I spent the weekend in Krakow, which is in the south. To say that it’s an amazing city is an understatement. It’s so full of rich culture and history. Our hostel was about a five minute walk away from the Krakow Castle and only a few more from the main center. We spent a lot of time exploring and just enjoying. Krakow reminds me of a mix between Prague and something more modern. The remnants of communist influence are still there, but the city feels like it’s moving toward modernity. I just loved how old the city felt, but it wasn’t so left behind.

Our big trip of the weekend however, was actually about 65km away from the city. One thing three history majors absolutely could not pass up was a visit to Auschwitz-Birkenau concentration camps. In fact, I believe it’s not something anybody should pass up. It made for a very intense day, but I believe I understand so much more about the history of WWII and the Holocaust.

It’s truly an experience I will never forget. I spent the entire day feeling numb and just shocked in general. It’s so easy to learn about the Holocaust in school and think you understand what happened, but it’s a completely different story to go there. It’s more about a feeling that you get when you’re there. To be walking where thousands of people were murdered and forced to labor until they were simply too exhausted to go on is an indescribable experience. I cannot possibly convey to you how truly sick I felt with all human beings at that moment. To be in a place where innocents were put through trials tougher than anything any one of us will ever face is gut wrenching.

It was an awful day, but I am so glad that I experienced it. I believe that everyone should go to a concentration camp at some point during their life. We need to be reminded of these horrors in order to assure that nothing like this ever happens again. It may seem like what happened in Auschwitz and the hundreds of other concentration camps around Europe was a long time ago, but it really wasn’t. Auschwitz was only liberated 67 years ago. There are people alive today that can still remember it. I also visited Sachsenhausen concentration camp outside of Berlin over spring break and even though that camp was also liberated in 1945, it was still used by the Soviets for another 10 years. Not everything ended when WWII did. We must keep that in mind.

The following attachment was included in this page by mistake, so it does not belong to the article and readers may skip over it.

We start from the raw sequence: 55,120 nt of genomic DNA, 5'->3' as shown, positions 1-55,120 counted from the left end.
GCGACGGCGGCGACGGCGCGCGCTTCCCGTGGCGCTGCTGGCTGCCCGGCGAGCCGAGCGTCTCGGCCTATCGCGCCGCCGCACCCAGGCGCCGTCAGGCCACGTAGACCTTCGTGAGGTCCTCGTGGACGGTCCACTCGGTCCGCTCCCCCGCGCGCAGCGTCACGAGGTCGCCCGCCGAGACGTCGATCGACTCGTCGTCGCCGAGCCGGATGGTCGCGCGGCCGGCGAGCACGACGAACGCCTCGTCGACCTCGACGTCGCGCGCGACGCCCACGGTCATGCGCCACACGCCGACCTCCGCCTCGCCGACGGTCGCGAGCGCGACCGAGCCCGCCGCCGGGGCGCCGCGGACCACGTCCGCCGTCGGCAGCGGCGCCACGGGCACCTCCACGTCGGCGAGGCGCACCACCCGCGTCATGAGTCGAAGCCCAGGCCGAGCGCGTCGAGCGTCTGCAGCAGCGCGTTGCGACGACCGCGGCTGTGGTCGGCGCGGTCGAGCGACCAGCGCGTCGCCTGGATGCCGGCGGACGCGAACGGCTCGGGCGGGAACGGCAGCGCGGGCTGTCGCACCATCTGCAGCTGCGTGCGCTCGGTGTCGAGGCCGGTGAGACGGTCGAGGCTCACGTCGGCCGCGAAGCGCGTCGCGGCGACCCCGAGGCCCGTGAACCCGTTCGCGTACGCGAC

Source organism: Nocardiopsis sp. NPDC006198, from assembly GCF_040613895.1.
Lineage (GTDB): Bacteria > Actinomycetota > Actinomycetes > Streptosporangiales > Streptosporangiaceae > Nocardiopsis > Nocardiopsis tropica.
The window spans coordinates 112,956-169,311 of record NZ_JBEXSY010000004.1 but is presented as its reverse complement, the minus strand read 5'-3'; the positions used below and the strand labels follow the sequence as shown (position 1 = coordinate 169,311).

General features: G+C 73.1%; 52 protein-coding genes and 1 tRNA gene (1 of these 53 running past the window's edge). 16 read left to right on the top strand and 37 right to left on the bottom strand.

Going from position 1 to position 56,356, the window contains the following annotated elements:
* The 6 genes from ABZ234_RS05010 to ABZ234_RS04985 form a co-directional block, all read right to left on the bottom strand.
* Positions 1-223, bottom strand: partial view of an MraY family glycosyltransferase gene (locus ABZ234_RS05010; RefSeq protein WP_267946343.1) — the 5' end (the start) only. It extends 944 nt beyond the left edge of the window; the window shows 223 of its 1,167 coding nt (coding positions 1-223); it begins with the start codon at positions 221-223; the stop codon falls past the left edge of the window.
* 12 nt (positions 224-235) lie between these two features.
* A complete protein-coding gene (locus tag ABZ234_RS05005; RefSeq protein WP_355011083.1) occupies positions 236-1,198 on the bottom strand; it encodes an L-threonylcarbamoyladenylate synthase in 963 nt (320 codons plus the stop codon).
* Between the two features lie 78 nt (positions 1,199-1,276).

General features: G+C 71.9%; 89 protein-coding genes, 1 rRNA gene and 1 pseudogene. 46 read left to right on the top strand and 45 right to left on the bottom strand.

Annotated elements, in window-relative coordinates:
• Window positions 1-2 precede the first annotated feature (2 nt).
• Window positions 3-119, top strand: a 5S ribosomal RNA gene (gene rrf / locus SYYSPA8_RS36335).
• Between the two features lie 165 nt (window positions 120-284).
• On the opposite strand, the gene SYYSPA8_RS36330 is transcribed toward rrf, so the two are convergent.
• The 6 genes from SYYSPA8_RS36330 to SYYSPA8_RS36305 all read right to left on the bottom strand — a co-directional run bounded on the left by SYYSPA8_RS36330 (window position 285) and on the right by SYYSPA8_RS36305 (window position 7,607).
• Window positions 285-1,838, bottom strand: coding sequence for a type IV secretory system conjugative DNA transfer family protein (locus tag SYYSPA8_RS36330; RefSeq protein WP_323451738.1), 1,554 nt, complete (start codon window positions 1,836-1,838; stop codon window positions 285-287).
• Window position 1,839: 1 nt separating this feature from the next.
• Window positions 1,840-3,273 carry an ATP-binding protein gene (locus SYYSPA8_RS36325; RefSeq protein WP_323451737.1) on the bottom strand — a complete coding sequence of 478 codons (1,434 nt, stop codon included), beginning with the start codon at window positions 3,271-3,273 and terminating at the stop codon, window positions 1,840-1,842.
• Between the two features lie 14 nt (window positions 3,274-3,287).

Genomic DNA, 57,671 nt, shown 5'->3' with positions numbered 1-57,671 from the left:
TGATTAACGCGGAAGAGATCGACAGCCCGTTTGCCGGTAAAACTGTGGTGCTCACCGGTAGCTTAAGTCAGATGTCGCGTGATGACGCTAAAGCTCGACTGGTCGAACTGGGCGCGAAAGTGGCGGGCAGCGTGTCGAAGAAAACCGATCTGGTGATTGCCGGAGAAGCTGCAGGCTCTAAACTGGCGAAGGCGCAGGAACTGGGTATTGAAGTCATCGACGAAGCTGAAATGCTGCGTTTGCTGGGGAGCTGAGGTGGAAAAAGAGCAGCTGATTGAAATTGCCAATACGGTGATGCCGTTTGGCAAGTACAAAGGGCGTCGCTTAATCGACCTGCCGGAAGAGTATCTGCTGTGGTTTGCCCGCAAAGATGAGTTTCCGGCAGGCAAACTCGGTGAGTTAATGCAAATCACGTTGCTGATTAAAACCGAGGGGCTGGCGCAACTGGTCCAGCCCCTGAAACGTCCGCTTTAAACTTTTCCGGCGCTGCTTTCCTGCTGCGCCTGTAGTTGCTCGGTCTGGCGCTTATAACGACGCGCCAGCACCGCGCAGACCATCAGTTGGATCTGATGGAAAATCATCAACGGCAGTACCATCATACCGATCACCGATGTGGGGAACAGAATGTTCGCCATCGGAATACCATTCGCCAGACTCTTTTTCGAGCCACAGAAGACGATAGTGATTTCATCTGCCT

If this post comes across as a bit preachy, I apologize. This is a subject I feel very strongly about and I want to do my part to make sure the horrific events of WWII are never forgotten. My trip to Auschwitz is something that will stay with me forever and I am glad for that.

However, even though I’ve seen the worst in humanity, I’ve also seen some of the best as well. I met some of the friendliest people while I was in Germany and Poland. People of today should not be blamed for their predecessor’s actions and I honestly believe that the world is working toward becoming a better place.

And to leave you with one final, happy thought, here’s a picture of some of the most delicious pierogi in the world.

Feliz Pascua!

Feliz Pascua!

I am now a 20 year old Chilean… well at least half of that statement is true!  Thank goodness for Easter break, while a lot of the other gringas here have their family from the USA visiting, or took an overly priced bus ticket up to the north for a weekend getaway Teresa and I decided after being invited to numerous asados (barbecues in the park!), carretes ( parties) and just having the chance to have one long weekend where we could relax, hang out with Chileans and our families- to stay in Santiago.

So, we didn’t have school on Thursday or Friday which was very lucky for me because I might have had one of the most active 3 day weeks in a while- with my chilean mom commenting to me ” Tienes demasiado energia!” (you have too much energy). That is an understatement if anyone knows me well enough.